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The batter will be quite thick. Spread a couple spoons of batter on the base of the tin, and stand the whole cored pears in the tun. Spoon the rest of the batter carefully in the gaps between the pears. It may look a bit scant, but the batter puffs up nicely while baking. Bake 55 minutes 180°C or so until golden. Cool before slicing.

pear cake with cardamom

Notes: I had bought vanilla salt from the Mercato Centrale in Florence, where I usually buy smoked salt when up there for a weekend (coffee, market, then bistecca Fiorentina at Trattoria Mario – mmmmm….) This time, the vanilla salt looked interesting too. The stallholder recommended using it on fish, which I haven’t tried yet, but it is great in baking.

The Telegraph recipe suggested varying this with stoned apricots or plums, then using cardamon or star anise. I do like cardamon, and the flavour is strong in this cake even with just 1/4 teaspoon, so you might want to use less. Cinnamon could have been nice too. Halves of larger pears would work as well, though I’d keep an eye on the moisture from the pears, as cut pears might leach more moisture. A smaller tin and a bit more batter might be needed to stand the pears in.

Bruised pears? Time for Pear and cardamom cake

Bruised pears

Cake batter in pansI’d planned to make lemon drizzle cake today, but had a change of plans. We bought pears last week, and some have been languishing in the vegetable drawer of the fridge a bit too long, as you can see. And a forgotten half apple turned up as well. Clearly a pear cake of sorts was called for.

I looked up my collection of apple + cake + yoghurt recipes, and found a promising one on Cook Almost Anything. Instead of one cake I baked two smaller ones, so one can be sent off with friends. I thought it might be a bit dry, but the pears were so juicy that the cake is very moist anyway. It doesn’t feel too virtuous!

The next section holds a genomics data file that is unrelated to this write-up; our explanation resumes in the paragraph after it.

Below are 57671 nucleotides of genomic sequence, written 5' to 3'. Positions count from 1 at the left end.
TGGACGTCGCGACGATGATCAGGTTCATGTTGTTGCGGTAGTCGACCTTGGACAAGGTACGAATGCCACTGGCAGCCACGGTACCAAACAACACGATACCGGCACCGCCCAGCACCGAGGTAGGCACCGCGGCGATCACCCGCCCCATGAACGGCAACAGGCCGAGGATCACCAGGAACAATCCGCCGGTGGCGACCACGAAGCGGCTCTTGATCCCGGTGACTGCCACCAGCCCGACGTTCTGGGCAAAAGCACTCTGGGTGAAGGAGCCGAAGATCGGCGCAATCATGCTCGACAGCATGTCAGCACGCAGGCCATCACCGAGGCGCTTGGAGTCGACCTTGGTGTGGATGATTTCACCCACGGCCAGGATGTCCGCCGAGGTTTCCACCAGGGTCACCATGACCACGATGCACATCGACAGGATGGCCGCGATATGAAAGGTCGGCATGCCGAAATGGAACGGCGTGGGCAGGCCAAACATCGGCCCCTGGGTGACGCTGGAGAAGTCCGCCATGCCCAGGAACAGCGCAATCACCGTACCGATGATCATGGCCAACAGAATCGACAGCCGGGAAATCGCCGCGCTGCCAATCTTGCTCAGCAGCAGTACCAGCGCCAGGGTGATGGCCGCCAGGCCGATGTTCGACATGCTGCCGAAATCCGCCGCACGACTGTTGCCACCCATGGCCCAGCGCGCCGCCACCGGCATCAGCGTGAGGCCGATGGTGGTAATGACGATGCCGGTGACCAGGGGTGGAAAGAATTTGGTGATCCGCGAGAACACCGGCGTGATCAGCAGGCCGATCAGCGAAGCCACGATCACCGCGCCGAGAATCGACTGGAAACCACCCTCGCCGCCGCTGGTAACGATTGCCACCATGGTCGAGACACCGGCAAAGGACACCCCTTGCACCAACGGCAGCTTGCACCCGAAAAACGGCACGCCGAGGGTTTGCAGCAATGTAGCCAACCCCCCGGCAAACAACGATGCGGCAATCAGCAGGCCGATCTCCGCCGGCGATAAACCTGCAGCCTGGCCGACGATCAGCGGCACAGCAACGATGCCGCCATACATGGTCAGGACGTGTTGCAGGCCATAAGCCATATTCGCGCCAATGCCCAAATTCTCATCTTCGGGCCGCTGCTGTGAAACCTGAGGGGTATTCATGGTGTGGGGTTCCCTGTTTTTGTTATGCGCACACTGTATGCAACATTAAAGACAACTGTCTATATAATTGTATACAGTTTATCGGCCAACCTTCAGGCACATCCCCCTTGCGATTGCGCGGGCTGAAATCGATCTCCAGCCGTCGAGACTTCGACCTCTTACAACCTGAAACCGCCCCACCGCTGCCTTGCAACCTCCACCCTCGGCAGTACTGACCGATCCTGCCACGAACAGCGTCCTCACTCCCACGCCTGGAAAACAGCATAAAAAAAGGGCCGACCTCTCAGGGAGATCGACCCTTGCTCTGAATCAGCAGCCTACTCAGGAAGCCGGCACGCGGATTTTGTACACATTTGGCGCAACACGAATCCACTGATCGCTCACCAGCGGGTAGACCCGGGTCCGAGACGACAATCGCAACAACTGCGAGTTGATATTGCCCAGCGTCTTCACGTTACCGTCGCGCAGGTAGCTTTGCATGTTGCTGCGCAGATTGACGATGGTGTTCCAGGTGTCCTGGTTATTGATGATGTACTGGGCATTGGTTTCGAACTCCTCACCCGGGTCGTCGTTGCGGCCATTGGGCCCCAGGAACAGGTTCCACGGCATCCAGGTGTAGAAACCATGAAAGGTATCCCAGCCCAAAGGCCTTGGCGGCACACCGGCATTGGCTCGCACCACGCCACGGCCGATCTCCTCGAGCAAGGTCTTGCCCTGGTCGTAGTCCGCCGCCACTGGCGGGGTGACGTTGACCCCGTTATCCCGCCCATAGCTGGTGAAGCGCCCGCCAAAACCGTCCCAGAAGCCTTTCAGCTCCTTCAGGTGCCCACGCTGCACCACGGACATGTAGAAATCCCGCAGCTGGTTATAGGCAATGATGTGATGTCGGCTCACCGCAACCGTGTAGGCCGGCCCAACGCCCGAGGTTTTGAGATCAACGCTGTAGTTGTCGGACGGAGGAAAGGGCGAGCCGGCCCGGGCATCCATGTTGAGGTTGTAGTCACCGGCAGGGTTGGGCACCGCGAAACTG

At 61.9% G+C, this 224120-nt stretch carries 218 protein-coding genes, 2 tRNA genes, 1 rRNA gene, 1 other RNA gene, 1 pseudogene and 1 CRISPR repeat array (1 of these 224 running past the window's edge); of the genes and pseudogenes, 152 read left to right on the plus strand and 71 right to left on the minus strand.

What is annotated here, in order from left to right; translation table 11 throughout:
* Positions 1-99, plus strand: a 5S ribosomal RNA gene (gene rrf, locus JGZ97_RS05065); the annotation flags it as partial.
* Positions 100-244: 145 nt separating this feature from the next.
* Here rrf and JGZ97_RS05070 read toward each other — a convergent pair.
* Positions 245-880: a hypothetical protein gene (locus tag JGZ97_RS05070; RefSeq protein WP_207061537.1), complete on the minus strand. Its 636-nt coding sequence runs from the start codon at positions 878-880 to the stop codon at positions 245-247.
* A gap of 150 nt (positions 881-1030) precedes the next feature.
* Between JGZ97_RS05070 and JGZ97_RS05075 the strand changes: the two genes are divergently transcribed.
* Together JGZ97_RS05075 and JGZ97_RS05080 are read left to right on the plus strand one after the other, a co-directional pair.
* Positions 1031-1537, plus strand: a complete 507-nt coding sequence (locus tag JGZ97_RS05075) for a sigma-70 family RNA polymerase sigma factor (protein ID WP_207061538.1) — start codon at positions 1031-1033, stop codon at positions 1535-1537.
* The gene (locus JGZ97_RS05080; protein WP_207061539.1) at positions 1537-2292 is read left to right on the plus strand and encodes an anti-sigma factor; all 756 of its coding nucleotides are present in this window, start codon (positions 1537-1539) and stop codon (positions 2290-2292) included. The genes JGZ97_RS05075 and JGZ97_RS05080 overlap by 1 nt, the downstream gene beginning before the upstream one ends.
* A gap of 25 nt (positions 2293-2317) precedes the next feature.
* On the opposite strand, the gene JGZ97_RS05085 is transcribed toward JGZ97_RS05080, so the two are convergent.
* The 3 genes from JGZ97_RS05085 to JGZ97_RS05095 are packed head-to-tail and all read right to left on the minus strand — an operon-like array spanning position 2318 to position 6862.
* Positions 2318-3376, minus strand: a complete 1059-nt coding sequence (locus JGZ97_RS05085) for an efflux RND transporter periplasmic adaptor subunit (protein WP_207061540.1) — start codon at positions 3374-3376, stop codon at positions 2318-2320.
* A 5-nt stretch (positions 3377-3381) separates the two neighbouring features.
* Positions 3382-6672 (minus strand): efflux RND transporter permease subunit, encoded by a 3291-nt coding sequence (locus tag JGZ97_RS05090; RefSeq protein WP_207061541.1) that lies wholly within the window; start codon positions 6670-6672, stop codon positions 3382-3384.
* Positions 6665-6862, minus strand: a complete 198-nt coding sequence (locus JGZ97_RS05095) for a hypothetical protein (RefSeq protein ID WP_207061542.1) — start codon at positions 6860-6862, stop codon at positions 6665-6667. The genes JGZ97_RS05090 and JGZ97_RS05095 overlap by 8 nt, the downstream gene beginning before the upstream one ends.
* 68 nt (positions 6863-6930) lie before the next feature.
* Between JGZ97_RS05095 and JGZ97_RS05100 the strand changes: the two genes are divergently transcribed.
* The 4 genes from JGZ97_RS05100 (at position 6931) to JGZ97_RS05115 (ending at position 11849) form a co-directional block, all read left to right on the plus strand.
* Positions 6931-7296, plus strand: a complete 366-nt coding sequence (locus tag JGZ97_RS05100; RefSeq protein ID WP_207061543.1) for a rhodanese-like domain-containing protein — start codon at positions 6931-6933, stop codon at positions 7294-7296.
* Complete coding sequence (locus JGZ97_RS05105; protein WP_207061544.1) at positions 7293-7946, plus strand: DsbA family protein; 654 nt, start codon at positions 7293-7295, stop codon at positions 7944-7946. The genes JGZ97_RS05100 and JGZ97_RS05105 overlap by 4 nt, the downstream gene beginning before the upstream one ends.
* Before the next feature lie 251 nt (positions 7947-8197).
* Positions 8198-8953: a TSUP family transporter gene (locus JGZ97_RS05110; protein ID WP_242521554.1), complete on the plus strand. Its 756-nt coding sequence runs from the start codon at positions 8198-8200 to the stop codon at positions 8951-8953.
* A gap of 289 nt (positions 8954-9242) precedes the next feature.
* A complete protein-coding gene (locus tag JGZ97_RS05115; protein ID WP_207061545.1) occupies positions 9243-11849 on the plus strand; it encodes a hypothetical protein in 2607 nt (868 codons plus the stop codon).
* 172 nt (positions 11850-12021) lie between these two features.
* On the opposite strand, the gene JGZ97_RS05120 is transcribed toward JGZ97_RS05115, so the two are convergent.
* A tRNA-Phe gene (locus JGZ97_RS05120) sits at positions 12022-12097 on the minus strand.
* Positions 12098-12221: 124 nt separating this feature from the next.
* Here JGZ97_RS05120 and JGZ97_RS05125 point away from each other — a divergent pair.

Pear and cardamom cake

Pear and cardamom cake
Adapted from Cook Almost Anything: Apple and Yoghurt Cake 

3 eggs
75 grammes brown sugar
75 grammes caster sugar
250 grammes plain low-fat yoghurt
200 grams plain flour
50 grammes wholewheat flour
2 1/2 teaspoons baking powder
1 teaspoon vanilla sugar
pinch of salt
75 grammes melted butter, cooled
3-4 pears, peeled, cored and chopped
1/2 teaspoon of cardamom, optional

Line two small springform cake tin (15 cm each) or one springform cake tin (22 cm) with baking paper. Beat eggs, white sugar and brown sugar well. Mix in the yoghurt, then the flour (white and wholewheat), the salt and baking powder and vanilla sugar, and finally the cooled melted butter. Pour half of the batter into the cake tin. Sprinkle on chopped pears, push into batter. Optional: sprinkle this layer with cardamom (cinnamon could be nice too), then top with rest of cake batter.

Bake at 180°C oven until golden on top and cooked through – about 40-50 minutes if using the small tins, depending on your oven. About 60 to 75 minutes if using the larger tin.

Notes: From the original recipe, I swapped the apples for pears, reduced the butter  by 25%, reduced the sugars by 25%, and used 20% wholewheat flour. The original recipe called for self-raising flour, but I used plain 00 flour and 1 teaspoon baking powder per hundred grammes of flour.